What You Need to Know About Dredge GPS and “Positioning Systems”
First let’s describe what GPS is and how it works. Most everyone is familiar with GPS today since it’s built into most vehicles, cell phones, health bands and even inexpensive drones (thanks to cell phone low cost technology). Global Positioning Systems take advantage of US (and in some cases, foreign countries) free satellite location and time broadcasts. Knowing the exact location relative to earth orientation at a specific time for a satellite is what gives GPS receivers the ability to know where they are on earth. This is based on the satellite broadcasting its location and time of transmission for each signal, and the receiver knowing the time of arrival can then determine the distance.
It is typical to use a minimum of 4 satellites to acquire a solid location on earth. That is why the US fleet of GPS satellites alone is 31. I usually encounter a minimum of 7 viewable (picked up by the receiver) satellites at any given time of day. Some GPS receivers take advantage of Russian Global Navigational Satellite System (GLONASS), which came online in mid 2000s. Other nations are coming online with their own satellites and global navigation system too.
Dredge Positioning System Basics
Often we at Kruse Integration get requests to provide a “Dredge Positioning System.” This is a key phrase for GPS with dredge digging tool tracking and logging. It combines the GPS receiver(s), antennas and computer with tracking “positioning” software. Most dredge positioning software products work with most of the available GPS receivers on the market. We are not talking about the little GPS navigators that you put in your car; the marine units for dredges are robust with high accuracy. DGPS systems (Differential GPS) are typical for sub meter accuracy systems. They often take advantage of nearby US Coast Guard Beacon stations (beacons are located in known earth coordinates, and broadcast satellite correction information) and they do no receive accurate elevation (height or actual depth relative to sea floor).
DGPS is often combined with an automatic tide gauge, which will send actual tide to the onboard DGPS receiver. Higher accuracy systems incorporate GPS base stations, which are usually owned and operated by the dredging contractor and setup nearby the dredge site in a known earth coordinate to broadcast correction offsets and realtime elevation to the onboard dredge receivers. This is known as RTK (Real Time Kinematic) and will cost more when you purchase receivers with this capability.
A “Dredge Positioning System” is a software package that will display a survey or map of an as-built color bathometric surface of the area to be dredged. The software will interface with the GPS receivers and show a superimposed view of the dredge location in real-time over the survey. This map will be updated as the dredge digs, allowing the Operator to visually see his progress as if he were a scuba diver in the water watching the cutter. In our experience working with Sand & Gravel Plant dredges as well as Dredging Contractors since 1997, we have quickly recognized several differences for the need to use “Dredge Positioning Systems” in each of these realms.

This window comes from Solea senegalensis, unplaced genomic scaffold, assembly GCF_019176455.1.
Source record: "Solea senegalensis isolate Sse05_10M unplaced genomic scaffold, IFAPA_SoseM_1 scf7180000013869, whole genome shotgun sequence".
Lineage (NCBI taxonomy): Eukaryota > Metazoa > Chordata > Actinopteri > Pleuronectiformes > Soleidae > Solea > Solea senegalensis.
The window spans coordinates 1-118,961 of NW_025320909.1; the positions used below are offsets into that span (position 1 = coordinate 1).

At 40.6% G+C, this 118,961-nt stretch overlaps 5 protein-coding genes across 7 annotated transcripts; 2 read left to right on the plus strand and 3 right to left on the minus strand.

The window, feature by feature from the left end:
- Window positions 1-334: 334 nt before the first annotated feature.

Sand & Gravel ponds are man-made water ways, which do not have tide associated with them. They also don’t come under the jurisdiction of coast guard navigable waterways since they are private property. Additionally, the typical sand plant owner doesn’t have any staff to support bathometric surveys or RTK GPS and is usually not using elevation or tide from the GPS. They simply want to know how deep they are dredging below water level. Whereas the dredging contractor is usually performing a job for the Army Corp of Engineers, Department of Natural Resources or EPA. These projects require stricter accuracy, accountability, logging, records and reports.
Why DGPS Can Be A Great Investment
For the Sand & Gravel plant owner, DGPS is a great investment, which allows management to see where they’ve dredged, material processed from locations, proof of digging permit compliance, volume removed (production), mark trouble spots, and reclamation plan contour control. The “Dredge Positioning System” is often a hard sell to the sand plant owner, but I have witnessed once they have it, they can’t do without it in every case. Dredging contractors are always charged with the responsibility to dig in predetermined areas that have over and under dig limits. For environmental dredging projects, these limits can be a tight as 1/10th of a foot accurate. It is very common to find a staff of trained surveyors familiar with the positioning software and the RTK receivers since this is such an important part of the contract.
Kruse Integration takes advantage of positioning software through use of OPC compliant software packages. OPC is a software communication standard, which allows Windows based software packages to share information. So with an OPC compliant positioning system, we are able to extract most any information from the dredge positioning software as well as send data and parameters to the dredge positioning software. With this technology, Kruse Integration has performed dozens of custom automation projects on cutter suction dredges, cranes and excavators all equipped with GPS, positioning software and a PLC (programmable logic controller). Imagine having the dredge automatically follow a channel design, reclamation plan, slope contour, plan cut lines, or even automatic swing control. This, and more is what we are doing with positioning systems as an add-on automation value.